What Bert Has To Say About San Jose-Sunnyvale-Santa Clara Metro Area
This large metro area covers the southern portion of the San Francisco Bay Area and is otherwise known as Santa Clara County, or more informally, as the “Silicon Valley.” Once a quiet agricultural valley of orchards and small towns and anchored by the indistinct processing and shipping point of San Jose, the area has completely transformed over a period of forty years into an economic and technology powerhouse and cultural crossroads between America and Asia.
The small towns, which include the likes of Sunnyvale and Santa Clara, have completely grown together into a vast sprawl of residential and commercial spaces. Major high-tech manufacturers, research facilities and an enormous array of supporting small- and medium-size businesses fill the valley. Several defense technology suppliers are also present. The area has a distinct high-tech culture with its own lingo and architectural style of endless long, low, glass-fronted buildings in some way mimicking the circuit boards they produce.
Many settle in the area because of career opportunity and the excellent climate, and are rewarded so long as they are tolerant of crowding and high prices. Entertainment assets and cultural activities are abundant and varied, but some of the better activities fill quickly and hard to get into. Like many recent-growth places in California, San Jose suffers from overcrowding and sprawl. In fact, neighborhoods cover buildable land in all directions and traffic along main commute corridors is very bad.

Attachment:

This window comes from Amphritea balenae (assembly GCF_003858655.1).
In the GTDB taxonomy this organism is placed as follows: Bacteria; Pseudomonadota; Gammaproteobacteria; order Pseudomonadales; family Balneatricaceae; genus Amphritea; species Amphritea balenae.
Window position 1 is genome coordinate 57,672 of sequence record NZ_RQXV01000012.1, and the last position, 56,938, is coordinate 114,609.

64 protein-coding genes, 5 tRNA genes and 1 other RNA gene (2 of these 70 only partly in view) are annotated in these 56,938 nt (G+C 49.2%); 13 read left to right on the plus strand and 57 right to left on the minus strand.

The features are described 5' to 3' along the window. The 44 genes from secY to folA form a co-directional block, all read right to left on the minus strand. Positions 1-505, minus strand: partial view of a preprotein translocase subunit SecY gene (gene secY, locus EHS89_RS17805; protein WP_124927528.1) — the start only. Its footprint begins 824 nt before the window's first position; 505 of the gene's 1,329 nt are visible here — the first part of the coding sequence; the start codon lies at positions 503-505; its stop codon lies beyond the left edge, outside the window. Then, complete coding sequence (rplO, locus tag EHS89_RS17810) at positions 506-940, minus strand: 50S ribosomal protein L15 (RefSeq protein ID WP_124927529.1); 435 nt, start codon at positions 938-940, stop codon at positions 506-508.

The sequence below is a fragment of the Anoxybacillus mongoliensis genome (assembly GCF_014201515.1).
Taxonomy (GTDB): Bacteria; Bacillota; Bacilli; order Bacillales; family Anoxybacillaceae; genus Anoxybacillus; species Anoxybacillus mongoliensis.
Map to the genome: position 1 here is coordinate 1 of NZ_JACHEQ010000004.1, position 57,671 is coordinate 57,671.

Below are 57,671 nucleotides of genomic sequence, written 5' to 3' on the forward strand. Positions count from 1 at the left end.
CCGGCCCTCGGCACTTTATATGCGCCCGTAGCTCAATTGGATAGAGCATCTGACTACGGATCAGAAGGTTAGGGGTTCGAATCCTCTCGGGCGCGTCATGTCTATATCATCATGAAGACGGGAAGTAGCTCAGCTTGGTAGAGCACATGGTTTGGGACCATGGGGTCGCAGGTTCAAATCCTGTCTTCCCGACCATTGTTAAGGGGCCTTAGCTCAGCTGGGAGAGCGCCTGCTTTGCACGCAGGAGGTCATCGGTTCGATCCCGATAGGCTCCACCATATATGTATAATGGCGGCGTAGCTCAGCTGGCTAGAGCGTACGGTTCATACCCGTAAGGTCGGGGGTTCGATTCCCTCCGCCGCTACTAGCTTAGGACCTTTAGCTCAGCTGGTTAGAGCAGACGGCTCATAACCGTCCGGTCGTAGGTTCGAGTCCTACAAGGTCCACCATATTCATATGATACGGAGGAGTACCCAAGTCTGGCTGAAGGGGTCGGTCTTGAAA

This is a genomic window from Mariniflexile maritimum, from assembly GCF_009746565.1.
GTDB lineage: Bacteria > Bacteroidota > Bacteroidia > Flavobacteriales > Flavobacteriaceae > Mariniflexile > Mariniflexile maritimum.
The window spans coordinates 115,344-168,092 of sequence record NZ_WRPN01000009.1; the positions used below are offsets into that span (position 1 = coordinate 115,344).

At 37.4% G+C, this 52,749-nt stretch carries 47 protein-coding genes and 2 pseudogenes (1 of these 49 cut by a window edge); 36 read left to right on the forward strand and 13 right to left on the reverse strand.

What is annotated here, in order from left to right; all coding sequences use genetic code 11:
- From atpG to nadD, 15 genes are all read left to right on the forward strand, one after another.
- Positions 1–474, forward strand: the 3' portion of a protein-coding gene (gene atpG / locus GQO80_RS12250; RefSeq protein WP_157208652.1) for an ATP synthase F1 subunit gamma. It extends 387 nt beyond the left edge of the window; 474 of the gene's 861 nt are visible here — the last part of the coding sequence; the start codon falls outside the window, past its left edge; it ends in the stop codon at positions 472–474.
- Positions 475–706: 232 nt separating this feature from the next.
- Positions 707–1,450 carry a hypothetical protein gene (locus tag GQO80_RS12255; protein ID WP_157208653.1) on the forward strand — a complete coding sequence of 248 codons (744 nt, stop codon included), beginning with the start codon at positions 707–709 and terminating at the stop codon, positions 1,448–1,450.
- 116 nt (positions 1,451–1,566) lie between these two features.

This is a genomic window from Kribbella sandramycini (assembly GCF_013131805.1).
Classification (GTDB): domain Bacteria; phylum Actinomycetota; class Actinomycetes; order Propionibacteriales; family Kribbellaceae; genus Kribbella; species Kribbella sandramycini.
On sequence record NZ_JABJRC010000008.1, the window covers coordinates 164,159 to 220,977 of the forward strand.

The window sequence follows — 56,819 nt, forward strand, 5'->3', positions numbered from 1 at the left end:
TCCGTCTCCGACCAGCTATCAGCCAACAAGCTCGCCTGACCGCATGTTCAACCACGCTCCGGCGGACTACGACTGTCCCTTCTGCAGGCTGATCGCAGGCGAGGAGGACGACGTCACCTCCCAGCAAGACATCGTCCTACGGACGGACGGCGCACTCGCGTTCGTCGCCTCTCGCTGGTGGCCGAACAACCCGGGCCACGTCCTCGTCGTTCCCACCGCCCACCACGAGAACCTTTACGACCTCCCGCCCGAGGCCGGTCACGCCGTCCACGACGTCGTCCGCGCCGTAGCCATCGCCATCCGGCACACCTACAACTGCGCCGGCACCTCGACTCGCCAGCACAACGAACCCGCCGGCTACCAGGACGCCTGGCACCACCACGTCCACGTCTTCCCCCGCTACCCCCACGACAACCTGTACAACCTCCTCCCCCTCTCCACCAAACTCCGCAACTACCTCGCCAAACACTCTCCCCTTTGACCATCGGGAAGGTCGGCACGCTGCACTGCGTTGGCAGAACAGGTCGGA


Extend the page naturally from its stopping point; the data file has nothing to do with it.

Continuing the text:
Neighborhoods such as Los Gatos, Los Altos, and Palo Alto at the western edges adjacent to Coastal Range foothills feature exceptional housing and appealing, small downtowns, but homes under $1 million are rare.
The broad, flat valley narrows considerably but continues south toward Gilroy. The sheltered, coastal, Mediterranean climate is ideal. Summers are clear, dry, and sunny, with normal daytime highs in the low 80’s. In the evening, marine air often delivers low, stratus clouds, known locally as “fog,” which typically burns off by mid-morning the next day. Light jackets are usually required in summer. The valley location and stable, summer air produce some hazy or smoggy days. Hot, desert winds sometimes blow in late summer and fall, but temperatures seldom reach 100. Winter is typically mild with days in the 60’s and nights in the 40’s, with occasional lows in the 30’s or upper 20’s. Winter is the rainy season; most precipitation falls when steady Pacific storms enter the area, but the coastal mountains reduce the impact.